Gazprom and Schalke 04 have become synonymous with the interconnection between Germany and Russia in the fields of politics, economics, and football. But amidst the Ukraine Crisis, and the resulting unstable Russian economy it appears that the marriage between one of Germany’s largest clubs, in terms of supporters, and Russia’s oil and gas giant Gazprom may actually be extended beyond 2017.
In mid-February Zenit St. Petersburg extended the contract with their Brazilian star striker Hulk, a move that indicated that Gazprom would focus its resources on Zenit only, and that the company could cut down on sponsorship deals with foreign clubs, and instead focus its financial resources on Zenit, which is owned by Gazprom.
Instead, however, Schalke’s chairman Clemens Tönnies announced on Sunday April 26 that Schalke would be interested in extending their sponsorship agreement with the Russian gas giant. Despite the fact that the rouble took a minor hit last week overall it has been one of the best performing currencies in the world this year. The trend of the rouble has meant that Gazprom may re-evaluate its foreign sponsorship agreements.
This re-evaluation, however, could also mean that a new sponsorship agreement between Schalke and Gazprom might be based on a different economic relationship. Schalke’s performance in the Bundesliga this season has meant that the club will fail to qualify for next year’s Champions League. This means that Gazprom will receive less exposure from advertising at Schalke as the club is even struggling to qualify for the Europa League, a competition that receives far less media attention.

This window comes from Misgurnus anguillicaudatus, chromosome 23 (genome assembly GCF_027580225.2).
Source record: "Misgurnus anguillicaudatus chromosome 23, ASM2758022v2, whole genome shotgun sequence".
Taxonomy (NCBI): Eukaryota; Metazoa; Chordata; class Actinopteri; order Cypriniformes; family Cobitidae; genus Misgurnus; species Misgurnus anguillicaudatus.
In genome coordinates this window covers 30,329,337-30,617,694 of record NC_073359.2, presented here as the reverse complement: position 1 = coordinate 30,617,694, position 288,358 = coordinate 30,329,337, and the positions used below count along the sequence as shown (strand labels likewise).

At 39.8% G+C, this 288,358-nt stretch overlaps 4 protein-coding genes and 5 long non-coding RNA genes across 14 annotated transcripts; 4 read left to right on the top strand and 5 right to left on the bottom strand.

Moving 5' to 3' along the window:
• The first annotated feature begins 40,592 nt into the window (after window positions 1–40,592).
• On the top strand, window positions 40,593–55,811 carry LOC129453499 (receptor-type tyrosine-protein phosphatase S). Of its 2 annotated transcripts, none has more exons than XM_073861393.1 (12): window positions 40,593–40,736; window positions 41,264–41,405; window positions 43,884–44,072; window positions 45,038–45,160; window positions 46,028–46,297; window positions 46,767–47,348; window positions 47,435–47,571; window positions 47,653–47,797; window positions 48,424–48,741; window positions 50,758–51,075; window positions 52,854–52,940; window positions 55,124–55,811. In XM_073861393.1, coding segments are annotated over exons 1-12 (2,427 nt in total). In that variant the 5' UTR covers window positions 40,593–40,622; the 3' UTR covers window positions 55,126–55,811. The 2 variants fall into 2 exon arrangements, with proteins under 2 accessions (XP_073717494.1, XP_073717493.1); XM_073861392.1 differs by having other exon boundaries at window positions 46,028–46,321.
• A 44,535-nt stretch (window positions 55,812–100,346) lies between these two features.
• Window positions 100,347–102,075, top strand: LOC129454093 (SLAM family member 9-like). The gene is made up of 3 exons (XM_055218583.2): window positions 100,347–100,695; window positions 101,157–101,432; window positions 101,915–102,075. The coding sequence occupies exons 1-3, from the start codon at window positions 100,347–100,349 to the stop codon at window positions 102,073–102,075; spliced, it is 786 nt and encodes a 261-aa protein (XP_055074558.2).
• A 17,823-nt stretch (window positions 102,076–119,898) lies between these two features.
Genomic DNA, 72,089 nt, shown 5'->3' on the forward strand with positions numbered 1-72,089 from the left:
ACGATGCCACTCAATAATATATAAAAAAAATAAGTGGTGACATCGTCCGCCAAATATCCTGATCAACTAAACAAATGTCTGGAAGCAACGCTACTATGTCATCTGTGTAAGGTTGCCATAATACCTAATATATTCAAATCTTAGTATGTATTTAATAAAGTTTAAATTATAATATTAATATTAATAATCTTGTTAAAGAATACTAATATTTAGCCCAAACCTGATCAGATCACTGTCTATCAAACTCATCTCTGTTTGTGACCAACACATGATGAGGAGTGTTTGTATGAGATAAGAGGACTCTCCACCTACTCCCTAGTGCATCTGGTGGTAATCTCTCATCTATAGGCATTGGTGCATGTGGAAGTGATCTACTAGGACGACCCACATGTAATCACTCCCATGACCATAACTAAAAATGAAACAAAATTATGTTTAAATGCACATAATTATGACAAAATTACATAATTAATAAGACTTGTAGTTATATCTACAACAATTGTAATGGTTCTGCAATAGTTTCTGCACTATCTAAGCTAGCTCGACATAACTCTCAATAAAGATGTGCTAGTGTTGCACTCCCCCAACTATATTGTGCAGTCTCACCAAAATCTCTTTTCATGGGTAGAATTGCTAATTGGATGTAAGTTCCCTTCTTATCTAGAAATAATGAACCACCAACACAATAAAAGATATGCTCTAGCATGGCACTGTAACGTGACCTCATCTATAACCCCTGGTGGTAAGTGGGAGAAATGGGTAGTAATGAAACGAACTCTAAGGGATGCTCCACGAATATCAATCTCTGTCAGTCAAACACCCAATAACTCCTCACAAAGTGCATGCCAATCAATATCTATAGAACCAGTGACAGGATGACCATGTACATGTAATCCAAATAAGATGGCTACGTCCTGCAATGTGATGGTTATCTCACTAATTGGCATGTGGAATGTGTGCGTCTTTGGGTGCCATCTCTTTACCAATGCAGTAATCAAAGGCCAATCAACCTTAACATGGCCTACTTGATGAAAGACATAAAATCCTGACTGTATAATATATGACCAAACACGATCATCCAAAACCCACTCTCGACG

Gazprom may therefore ask for more return for renewing their sponsorship agreement at Gelsenkirchen. Recently Schalke’s head of finances Peter Peters has announced that the club could look into restructuring its economic model that would make it possible for investors to hold minority shares in the club, and in turn take more direct control over club politics.
The example of Red Star Belgrade highlights that Gazprom has in the past expressed interest in purchasing minority stakes in non-Russian clubs. A new deal between Schalke and Gazprom would therefore hinge on Schalke changing its economic structure from registered association (eingetragener Verein in German e. V.) to a corporation limited by share ownership (Aktiengesellschaft or AG in German).
In theory the so-called 50+1 rule of the Bundesliga stipulates that clubs have to hold on to 51% of their shares, but even a minority share could give Gazprom significant influence over the politics of the club, as Schalke would become even more dependent on Gazprom’s financial muscle.
Gazprom could easily compensate the loss of Schalke in its football empire, as there are rumours that clubs in Portugal, such as Sporting Clube de Portugal for example, are looking for ways to compensate for investment funds that have left the country because of the ban on third-party ownership that was brought in by FIFA this year. Sporting appears to be a likely candidate for a sponsorship deal as the club’s president Bruno De Carvalho has had business connections with Russian investors in the past.
Under those circumstances Schalke may be forced to take any deal that Gazprom will offer them, even if that means that the club would have to economically restructure, which would pave the way for even more influence by Gazprom over one of Germany’s most storied clubs.